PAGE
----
Herri Batasuna (; English: Popular Unity; HB) was a far-left Basque nationalist coalition in Spain. It was founded in 1978 and defined itself as abertzale, left-wing, socialist, and supported the independence of the Greater Basque Country. It was refounded as Batasuna in 2001 and subsequently outlawed by the Spanish Supreme Court for being considered the political wing of the terrorist Euskadi Ta Askatasuna (ETA).
The party was founded in April 1978 as Herri Batasuna, a coalition of leftist nationalist political groups initially brought together to advocate for "No" in the referendum to be held that year on the Spanish constitution.
Its constituent parties had been called together by senior Basque nationalist Telesforo de Monzón in a 1978 meeting called "The table of Alsasua". Herri Batasuna's founding convention was held in Lekeitio, home of Santiago Brouard, who was then the leader of HASI (Herriko Alderdi Sozialista Iraultzailea or Revolutionary Socialist People's Party). The party won 150,000 votes in the Basque Country (15%) and 22,000 additional votes in Navarre (9%) in its first Spanish general election in March 1979. Thus, they won three seats in the Spanish Parliament, which they did not occupy. The same happened in 1980 in the first elections to the Basque Parliament, in which HB stood as a second political force, with 151,636 votes (16.55%), winning 11 seats. Its absence allowed a BNP-only Basque government led by Carlos Garaikoetxea. On 20 November 1984, Brouard was assassinated by two members of the GAL. The killing is perhaps the only one performed by the GAL death squad within Spain itself.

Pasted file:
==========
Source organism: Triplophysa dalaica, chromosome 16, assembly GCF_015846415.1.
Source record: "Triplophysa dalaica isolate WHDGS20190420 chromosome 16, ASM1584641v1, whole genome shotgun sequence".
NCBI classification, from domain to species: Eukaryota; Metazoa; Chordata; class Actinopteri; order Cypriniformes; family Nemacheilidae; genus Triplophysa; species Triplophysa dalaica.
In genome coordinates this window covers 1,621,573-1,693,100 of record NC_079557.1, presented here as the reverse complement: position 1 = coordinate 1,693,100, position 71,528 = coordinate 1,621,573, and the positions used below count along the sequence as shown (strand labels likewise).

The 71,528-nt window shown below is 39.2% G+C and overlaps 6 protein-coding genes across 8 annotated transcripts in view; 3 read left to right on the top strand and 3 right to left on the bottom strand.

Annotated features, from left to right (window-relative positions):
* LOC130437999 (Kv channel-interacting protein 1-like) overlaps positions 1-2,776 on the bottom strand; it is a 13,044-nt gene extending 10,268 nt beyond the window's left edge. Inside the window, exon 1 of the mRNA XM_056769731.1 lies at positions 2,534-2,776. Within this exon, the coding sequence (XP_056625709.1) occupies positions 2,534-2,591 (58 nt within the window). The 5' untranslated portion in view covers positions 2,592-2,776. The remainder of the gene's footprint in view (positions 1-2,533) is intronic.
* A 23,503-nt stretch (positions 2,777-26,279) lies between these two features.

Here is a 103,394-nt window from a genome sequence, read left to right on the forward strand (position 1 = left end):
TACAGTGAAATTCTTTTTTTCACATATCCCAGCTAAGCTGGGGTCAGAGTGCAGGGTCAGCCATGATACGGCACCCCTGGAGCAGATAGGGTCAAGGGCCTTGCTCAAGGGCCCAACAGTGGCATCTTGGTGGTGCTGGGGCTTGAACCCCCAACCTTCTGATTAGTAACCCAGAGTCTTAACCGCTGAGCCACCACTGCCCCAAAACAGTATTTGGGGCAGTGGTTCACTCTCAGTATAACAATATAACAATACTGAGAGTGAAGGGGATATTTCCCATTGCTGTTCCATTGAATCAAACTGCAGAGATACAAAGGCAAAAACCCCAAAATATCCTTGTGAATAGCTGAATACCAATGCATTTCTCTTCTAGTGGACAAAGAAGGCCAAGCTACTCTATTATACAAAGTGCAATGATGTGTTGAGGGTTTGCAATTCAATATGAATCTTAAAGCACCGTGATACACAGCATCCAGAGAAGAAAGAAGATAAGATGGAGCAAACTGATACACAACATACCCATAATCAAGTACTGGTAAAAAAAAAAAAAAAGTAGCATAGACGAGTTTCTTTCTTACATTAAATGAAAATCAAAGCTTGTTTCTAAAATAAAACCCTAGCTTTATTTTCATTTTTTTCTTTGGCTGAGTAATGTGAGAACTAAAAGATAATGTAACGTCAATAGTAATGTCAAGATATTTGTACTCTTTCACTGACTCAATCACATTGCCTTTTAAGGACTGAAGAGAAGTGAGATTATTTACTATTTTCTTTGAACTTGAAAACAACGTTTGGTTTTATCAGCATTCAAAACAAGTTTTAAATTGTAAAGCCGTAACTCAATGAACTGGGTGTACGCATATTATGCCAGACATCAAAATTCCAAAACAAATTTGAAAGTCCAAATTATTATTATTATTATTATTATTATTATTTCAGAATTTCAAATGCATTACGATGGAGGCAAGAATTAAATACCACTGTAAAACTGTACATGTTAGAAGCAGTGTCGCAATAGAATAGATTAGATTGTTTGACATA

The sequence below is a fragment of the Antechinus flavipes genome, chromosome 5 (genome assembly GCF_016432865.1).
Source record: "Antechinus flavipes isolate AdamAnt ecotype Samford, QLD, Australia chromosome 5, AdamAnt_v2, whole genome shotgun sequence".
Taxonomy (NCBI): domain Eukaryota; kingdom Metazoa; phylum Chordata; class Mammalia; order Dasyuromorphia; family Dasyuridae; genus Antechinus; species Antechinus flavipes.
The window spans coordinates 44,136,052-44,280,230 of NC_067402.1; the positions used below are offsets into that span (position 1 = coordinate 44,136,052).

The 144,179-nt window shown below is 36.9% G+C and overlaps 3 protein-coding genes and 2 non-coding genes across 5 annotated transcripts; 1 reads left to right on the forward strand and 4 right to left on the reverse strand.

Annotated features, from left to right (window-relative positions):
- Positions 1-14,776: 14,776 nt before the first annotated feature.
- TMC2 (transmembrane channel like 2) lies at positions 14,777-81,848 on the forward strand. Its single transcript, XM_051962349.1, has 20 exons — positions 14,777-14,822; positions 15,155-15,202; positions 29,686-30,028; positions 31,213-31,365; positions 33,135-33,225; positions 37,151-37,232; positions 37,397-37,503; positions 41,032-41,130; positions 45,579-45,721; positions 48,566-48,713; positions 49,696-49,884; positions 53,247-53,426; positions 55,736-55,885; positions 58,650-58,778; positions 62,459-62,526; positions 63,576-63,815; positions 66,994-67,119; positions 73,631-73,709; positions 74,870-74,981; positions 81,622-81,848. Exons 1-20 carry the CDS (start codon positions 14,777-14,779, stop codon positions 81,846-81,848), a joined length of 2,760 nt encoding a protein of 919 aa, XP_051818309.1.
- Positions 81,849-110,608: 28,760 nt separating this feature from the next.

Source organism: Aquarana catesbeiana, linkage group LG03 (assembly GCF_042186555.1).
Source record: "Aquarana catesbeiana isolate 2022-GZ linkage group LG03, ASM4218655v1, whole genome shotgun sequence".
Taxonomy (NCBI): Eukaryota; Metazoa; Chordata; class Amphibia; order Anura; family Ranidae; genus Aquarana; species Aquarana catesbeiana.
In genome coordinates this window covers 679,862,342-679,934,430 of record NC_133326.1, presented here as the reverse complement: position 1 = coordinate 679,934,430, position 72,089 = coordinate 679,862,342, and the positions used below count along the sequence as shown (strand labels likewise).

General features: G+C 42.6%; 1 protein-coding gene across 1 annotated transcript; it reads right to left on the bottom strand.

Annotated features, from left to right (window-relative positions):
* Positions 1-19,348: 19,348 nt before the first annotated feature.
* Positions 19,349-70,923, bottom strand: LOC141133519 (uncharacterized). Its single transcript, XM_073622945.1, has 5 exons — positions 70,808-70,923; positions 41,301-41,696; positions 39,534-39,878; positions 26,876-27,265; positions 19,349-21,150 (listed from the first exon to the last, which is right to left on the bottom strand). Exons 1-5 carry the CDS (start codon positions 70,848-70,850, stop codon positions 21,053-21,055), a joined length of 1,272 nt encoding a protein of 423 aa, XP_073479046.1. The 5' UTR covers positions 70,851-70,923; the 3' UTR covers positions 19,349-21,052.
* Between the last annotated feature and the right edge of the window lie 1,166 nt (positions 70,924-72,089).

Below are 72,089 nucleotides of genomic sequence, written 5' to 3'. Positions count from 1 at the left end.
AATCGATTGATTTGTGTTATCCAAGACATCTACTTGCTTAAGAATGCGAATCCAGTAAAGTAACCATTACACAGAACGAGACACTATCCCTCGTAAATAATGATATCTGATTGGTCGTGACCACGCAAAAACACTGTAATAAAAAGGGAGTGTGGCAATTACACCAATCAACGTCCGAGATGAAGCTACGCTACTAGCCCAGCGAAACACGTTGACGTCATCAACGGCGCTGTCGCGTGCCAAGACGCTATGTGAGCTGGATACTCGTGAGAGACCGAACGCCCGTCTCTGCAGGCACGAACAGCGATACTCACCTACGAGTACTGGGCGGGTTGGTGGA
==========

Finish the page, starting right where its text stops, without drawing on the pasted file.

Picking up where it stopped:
Another well-known Herri Batasuna leader, Josu Muguruza, was also killed by members of the neo-fascist Bases Autónomas in 1989, while he was in a hotel in Madrid. He was a congressman in the Spanish Parliament when he was assassinated.
Since its foundation, Herri Batasuna ran for every election in the Basque Country and in Navarre, as well as in Spanish general elections (from 1979 to 1996) and the European elections of 1987, 1989 and 1994. In the 2000 Spanish general election, it supported abstention. In the elections held from 1998 to 2001 it was part of the coalition Euskal Herritarrok.
Herri Batasuna refused to participate in many of the institutions it won seats in, with the exception of local town halls.